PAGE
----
Support The Moscow Times!

Russia Rules Out Prisoner Swap With Israel Ahead of Putin’s Visit

Israeli Prime Minister Benjamin Netanyahu vowed “ceaseless efforts” to secure Issachar’s release in a letter his office published Monday. Artyom Geodakyan / TASS

Russia does not plan to exchange a U.S.-Israeli backpacker jailed on drug charges ahead of President Vladimir Putin’s visit to Israel this month, the Russian Foreign Ministry said Tuesday.

Naama Issachar, 27, was sentenced to seven and a half years for drug smuggling after airport authorities found less than 10 grams of hashish in her bag during her layover in Moscow. Russia asked Israel in October to swap Issachar for a suspected Russian hacker, whom Israel extradited to the United States in what Moscow saw as a snub.

“The exchange [of Issachar] option is not under consideration, as far as I know,” Deputy Foreign Minister Yevgeny Ivanov was quoted by the state-run TASS news agency as saying.

Putin is expected in Israel to commemorate the 75th anniversary of the liberation of the Auschwitz death camp on Jan. 27. His invitation stirred controversy in Poland, whose president pulled out of the event amid Warsaw’s ongoing spat with Putin over the origins of World War II.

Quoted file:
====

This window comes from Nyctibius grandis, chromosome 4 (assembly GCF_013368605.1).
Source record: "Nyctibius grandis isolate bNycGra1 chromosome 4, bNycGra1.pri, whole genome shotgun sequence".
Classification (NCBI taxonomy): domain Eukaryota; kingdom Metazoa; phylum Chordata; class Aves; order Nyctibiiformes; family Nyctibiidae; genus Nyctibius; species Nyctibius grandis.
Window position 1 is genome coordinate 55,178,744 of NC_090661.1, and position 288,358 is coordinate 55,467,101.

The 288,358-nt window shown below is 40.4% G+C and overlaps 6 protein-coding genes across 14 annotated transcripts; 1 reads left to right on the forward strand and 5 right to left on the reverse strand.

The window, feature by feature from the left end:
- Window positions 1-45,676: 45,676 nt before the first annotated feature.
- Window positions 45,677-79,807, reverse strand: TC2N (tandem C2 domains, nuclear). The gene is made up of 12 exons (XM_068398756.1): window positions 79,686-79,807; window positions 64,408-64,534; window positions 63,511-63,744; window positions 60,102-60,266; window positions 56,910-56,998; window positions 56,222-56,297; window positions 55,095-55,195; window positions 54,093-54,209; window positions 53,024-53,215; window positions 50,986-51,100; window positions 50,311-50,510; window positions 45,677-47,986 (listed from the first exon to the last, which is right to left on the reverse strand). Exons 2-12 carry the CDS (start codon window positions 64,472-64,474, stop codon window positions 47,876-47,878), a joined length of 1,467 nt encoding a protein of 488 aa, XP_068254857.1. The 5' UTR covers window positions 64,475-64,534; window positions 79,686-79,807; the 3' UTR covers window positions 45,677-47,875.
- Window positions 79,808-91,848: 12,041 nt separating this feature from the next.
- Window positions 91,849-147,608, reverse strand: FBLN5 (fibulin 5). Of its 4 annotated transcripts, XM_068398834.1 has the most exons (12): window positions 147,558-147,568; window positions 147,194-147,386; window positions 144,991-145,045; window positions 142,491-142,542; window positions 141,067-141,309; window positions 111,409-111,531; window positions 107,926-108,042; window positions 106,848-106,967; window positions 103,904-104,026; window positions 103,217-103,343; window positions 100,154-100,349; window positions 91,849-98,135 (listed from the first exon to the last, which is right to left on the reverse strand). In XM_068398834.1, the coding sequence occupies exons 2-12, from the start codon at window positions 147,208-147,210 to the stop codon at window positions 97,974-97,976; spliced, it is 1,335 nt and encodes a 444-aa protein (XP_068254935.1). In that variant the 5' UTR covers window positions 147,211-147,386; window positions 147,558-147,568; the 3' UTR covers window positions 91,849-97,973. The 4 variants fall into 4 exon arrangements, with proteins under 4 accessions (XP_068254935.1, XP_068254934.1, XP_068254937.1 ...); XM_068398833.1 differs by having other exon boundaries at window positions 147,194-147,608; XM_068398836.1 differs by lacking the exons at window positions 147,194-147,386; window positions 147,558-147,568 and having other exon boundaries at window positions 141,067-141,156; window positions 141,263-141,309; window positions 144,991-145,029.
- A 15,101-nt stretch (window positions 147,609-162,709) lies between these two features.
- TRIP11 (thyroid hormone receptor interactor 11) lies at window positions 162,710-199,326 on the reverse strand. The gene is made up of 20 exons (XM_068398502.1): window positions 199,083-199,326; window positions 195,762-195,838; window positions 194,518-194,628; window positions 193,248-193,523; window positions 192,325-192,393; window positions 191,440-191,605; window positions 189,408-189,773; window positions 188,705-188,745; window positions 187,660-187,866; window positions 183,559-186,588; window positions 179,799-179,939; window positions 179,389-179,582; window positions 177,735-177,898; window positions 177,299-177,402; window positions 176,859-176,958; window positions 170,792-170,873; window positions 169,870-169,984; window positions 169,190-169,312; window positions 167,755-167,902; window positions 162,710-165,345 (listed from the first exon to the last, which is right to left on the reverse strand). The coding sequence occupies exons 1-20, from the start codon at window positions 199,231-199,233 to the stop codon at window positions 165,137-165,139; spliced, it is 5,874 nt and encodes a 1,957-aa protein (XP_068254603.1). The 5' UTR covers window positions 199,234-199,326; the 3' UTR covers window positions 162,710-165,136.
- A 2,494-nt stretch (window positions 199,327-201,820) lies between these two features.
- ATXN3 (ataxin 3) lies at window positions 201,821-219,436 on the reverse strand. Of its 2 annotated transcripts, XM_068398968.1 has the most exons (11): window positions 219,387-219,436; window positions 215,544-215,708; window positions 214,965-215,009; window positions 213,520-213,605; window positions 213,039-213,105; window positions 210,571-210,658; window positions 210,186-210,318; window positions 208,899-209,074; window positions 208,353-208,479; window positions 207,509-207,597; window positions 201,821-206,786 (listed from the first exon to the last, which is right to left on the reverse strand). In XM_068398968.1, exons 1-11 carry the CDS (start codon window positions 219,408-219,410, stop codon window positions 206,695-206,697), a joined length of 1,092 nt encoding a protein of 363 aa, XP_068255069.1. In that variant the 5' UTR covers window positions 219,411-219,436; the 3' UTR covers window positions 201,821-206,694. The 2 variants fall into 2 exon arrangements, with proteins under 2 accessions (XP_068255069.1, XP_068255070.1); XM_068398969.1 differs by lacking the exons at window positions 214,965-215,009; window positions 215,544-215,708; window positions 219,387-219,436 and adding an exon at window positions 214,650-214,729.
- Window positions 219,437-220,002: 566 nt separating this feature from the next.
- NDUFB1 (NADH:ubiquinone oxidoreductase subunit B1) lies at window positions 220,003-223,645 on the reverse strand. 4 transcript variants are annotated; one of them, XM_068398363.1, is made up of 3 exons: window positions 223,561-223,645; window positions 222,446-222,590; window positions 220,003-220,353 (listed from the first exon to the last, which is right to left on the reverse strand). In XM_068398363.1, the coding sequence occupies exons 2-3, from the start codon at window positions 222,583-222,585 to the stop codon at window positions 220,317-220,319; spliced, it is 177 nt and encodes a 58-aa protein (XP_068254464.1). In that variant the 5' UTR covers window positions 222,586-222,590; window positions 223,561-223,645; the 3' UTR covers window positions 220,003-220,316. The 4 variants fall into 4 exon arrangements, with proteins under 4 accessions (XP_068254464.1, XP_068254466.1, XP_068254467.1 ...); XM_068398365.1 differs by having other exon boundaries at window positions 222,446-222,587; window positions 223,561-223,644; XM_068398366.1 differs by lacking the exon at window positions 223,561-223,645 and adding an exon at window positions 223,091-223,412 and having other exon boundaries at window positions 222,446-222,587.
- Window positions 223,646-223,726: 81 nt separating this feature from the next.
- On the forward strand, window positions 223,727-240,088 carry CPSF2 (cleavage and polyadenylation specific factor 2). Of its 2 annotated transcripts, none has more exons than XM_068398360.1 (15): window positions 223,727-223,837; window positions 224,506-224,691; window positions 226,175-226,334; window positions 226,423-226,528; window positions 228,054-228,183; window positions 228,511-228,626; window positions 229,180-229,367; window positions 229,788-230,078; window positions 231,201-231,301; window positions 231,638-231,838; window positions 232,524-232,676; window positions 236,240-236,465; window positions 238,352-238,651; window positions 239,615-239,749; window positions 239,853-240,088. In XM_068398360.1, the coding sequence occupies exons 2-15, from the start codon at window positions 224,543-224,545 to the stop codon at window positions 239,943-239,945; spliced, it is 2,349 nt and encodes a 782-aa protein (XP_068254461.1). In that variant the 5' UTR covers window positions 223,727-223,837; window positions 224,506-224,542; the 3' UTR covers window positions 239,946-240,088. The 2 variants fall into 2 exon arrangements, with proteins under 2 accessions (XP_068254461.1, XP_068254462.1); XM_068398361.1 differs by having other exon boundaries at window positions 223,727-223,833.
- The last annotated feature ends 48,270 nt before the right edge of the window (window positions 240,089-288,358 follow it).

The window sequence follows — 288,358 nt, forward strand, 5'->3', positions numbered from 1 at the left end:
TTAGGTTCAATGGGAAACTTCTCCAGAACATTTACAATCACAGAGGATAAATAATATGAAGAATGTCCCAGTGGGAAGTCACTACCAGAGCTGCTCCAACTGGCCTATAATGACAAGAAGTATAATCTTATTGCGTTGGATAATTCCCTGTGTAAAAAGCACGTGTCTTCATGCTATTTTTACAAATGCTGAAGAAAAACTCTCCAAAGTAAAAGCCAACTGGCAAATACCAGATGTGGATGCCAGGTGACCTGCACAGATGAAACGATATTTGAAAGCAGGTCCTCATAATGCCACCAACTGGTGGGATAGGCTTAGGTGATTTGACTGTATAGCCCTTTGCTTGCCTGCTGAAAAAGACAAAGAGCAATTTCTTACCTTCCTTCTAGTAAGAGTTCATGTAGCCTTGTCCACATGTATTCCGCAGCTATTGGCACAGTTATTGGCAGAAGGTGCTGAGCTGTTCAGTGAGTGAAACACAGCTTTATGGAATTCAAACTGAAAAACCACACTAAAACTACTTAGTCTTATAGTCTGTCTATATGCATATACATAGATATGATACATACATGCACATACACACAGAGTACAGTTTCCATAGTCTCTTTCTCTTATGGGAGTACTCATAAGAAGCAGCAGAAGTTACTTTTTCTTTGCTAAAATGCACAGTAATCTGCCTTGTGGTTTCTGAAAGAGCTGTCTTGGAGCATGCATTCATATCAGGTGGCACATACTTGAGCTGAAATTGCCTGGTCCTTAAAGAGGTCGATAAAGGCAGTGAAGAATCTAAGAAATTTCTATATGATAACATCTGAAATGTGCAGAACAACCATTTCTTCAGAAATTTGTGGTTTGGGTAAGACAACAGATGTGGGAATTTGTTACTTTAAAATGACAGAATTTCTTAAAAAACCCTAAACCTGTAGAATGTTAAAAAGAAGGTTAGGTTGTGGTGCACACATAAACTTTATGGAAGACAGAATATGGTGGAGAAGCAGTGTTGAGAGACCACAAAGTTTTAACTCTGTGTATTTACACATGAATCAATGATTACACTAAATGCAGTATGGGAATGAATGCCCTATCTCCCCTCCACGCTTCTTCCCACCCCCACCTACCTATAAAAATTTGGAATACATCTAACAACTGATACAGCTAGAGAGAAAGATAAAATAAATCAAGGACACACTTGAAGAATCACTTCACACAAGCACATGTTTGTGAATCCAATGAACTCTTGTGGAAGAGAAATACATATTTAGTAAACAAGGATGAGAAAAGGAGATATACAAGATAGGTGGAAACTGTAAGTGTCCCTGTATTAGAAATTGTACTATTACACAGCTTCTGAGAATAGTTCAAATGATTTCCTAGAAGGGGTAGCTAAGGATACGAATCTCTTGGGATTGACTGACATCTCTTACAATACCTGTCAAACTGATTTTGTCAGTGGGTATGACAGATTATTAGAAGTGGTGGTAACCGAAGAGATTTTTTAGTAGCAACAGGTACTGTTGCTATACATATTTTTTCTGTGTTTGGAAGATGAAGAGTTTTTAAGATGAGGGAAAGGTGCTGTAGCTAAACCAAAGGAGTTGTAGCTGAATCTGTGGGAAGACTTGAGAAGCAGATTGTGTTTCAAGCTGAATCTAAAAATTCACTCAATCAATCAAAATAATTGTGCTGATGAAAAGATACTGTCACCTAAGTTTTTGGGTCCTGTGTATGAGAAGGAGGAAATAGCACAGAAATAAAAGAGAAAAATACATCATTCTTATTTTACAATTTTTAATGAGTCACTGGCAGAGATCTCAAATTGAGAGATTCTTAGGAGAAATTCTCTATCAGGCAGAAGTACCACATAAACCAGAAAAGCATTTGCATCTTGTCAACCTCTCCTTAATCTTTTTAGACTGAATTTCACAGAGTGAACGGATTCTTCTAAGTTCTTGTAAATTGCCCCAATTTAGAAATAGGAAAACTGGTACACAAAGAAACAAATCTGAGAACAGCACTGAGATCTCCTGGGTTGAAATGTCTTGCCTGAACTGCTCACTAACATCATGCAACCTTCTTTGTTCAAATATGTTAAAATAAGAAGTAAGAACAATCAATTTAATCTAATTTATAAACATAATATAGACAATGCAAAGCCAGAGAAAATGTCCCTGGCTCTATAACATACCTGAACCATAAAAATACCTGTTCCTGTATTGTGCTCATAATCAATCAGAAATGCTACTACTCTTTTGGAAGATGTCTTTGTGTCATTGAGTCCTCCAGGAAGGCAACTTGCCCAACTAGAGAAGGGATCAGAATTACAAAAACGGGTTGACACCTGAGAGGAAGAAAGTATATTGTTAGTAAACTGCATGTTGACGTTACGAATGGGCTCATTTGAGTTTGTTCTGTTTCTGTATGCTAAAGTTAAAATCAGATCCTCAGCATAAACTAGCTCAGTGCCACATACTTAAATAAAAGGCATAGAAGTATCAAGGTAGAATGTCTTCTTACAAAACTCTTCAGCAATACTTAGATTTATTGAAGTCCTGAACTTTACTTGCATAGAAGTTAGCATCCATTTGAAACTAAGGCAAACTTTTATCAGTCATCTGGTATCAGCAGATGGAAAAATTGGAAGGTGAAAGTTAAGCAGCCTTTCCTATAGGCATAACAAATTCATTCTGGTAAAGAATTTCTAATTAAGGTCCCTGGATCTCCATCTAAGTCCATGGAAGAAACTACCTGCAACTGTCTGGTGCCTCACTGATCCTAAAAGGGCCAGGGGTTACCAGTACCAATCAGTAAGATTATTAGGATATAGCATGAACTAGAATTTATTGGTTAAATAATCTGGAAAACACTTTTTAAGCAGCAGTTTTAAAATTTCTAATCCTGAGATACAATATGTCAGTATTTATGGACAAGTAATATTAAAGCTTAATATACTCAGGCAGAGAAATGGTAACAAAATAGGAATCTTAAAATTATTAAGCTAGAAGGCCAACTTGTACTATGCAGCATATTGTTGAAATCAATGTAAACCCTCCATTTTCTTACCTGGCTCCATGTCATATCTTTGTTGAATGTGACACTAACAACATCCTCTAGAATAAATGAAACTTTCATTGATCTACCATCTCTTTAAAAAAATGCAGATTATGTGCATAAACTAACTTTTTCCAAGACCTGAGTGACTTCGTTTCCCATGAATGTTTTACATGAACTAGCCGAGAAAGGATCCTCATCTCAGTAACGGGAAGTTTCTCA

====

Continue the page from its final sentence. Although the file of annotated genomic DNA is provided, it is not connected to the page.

Issachar’s mother Yaffa Issachar appealed to Israeli President Reuven Rivlin to not host Putin at his residence, The Times of Israel reported earlier this month. “It is my intention to come straight from Moscow to the entrance to the president’s residence that same evening and block with my body the entrance of the Russian president and his delegation,” Issachar’s mother said.

Israeli Prime Minister Benjamin Netanyahu vowed “ceaseless efforts” to secure Issachar’s release in a letter his office published Monday.

“We do not abandon anyone to their fate and so it is in your case as well,” Netanyahu wrote.

Read more

Independent journalism isn’t dead. You can help keep it alive.

As the only remaining independent, English-language news source reporting from Russia, The Moscow Times plays a critical role in connecting Russia to the world.

Editorial decisions are made entirely by journalists in our newsroom, who adhere to the highest ethical standards. We fearlessly cover issues that are often considered off-limits or taboo in Russia, from domestic violence and LGBT issues to the climate crisis and a secretive nuclear blast that exposed unknowing doctors to radiation.

Please consider making a one-time donation — or better still a recurring donation — to The Moscow Times to help us continue producing vital, high-quality journalism about the world's largest country.